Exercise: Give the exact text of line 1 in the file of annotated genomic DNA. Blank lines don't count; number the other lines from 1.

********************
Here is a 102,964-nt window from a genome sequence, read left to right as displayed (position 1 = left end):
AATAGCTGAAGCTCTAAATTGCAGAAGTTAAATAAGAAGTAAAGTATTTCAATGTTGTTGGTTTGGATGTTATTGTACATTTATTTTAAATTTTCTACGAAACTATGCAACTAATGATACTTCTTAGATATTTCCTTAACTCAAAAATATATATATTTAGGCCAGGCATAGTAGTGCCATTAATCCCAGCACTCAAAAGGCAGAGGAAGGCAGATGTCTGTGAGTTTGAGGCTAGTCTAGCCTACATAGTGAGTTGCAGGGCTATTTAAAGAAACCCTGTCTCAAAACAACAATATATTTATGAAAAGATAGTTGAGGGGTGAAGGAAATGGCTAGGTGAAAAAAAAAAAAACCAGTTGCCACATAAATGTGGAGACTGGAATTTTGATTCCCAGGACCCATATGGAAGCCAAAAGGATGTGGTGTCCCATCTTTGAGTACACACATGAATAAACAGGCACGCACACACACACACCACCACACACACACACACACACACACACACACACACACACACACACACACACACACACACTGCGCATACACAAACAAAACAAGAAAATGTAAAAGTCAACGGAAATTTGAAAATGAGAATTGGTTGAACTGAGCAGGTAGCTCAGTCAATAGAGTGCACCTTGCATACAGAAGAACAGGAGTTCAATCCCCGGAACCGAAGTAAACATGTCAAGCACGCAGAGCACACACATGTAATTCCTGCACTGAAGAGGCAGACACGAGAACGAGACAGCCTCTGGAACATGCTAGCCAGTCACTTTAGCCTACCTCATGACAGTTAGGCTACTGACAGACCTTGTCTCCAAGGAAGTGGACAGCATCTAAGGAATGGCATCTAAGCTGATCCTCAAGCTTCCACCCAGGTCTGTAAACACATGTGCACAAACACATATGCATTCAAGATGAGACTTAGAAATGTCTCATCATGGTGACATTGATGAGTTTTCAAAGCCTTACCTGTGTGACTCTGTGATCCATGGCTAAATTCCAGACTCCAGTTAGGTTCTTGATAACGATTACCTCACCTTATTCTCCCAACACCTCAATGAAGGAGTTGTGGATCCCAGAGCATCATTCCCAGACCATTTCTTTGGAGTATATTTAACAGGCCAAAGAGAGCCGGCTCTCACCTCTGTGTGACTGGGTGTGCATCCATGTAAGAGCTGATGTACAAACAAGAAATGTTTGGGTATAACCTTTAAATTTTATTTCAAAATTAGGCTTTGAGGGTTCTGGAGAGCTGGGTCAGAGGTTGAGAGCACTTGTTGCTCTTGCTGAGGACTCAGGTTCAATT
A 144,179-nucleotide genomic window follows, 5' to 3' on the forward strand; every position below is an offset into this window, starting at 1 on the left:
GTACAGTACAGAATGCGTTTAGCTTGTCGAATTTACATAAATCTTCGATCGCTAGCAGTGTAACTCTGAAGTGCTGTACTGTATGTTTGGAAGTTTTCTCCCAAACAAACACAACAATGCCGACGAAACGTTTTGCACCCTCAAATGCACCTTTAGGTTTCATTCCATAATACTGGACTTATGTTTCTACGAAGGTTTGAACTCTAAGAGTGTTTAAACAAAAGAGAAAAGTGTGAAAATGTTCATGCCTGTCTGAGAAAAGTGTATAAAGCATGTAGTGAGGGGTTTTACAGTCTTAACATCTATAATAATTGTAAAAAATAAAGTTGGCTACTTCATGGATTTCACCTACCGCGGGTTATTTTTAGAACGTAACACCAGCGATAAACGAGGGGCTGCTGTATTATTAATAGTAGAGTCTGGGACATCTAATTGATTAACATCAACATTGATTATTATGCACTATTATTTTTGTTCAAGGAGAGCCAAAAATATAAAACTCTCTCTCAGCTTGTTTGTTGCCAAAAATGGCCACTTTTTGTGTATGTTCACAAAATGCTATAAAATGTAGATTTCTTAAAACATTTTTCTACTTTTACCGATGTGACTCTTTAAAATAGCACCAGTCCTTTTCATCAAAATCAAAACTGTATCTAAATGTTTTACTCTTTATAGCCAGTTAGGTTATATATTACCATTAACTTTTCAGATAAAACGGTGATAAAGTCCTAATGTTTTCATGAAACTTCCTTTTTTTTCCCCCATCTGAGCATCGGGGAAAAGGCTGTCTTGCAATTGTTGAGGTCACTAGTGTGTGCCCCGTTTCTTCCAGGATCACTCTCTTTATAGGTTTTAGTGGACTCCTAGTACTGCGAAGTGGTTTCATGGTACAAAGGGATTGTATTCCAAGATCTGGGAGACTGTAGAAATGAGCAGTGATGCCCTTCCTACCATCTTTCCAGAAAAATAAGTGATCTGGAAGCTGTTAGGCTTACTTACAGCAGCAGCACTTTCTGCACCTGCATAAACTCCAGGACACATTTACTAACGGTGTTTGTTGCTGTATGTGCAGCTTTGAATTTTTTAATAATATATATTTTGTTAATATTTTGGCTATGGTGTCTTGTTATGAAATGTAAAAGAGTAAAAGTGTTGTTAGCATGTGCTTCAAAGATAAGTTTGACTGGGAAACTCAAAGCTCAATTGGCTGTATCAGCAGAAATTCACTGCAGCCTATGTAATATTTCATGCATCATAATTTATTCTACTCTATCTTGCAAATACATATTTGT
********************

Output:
Here is a 102,964-nt window from a genome sequence, read left to right as displayed (position 1 = left end):